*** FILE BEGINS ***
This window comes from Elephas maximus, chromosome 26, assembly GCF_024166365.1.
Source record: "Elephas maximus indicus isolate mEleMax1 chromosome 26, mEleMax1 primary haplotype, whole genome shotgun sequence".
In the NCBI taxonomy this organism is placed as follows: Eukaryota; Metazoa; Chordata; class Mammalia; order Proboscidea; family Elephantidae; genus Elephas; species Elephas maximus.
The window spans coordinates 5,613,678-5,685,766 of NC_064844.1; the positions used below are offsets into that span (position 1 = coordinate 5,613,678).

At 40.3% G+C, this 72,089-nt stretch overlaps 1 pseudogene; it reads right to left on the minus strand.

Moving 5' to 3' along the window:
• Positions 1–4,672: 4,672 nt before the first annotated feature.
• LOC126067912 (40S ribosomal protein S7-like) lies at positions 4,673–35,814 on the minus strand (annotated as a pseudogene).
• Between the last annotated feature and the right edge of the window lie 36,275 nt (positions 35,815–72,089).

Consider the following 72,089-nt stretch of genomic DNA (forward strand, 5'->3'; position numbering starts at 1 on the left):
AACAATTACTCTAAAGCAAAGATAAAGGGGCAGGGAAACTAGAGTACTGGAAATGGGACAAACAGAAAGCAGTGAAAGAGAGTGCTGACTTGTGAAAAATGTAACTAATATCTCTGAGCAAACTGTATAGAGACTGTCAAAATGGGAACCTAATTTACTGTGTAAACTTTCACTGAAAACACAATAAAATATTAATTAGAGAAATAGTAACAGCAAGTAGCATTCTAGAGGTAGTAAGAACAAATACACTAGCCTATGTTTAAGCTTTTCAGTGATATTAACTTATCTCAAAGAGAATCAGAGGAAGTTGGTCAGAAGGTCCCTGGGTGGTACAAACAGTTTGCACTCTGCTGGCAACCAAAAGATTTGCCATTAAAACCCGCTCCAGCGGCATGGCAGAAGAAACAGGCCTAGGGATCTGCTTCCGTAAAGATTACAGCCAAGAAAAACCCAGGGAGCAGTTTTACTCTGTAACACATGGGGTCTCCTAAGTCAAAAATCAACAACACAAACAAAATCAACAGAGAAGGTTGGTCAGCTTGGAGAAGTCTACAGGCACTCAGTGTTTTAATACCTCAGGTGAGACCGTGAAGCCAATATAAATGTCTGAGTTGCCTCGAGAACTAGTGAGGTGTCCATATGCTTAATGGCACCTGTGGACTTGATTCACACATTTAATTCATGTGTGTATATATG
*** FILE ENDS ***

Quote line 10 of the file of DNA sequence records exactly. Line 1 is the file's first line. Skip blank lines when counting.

Consider the following 72,089-nt stretch of genomic DNA (forward strand, 5'->3'; position numbering starts at 1 on the left):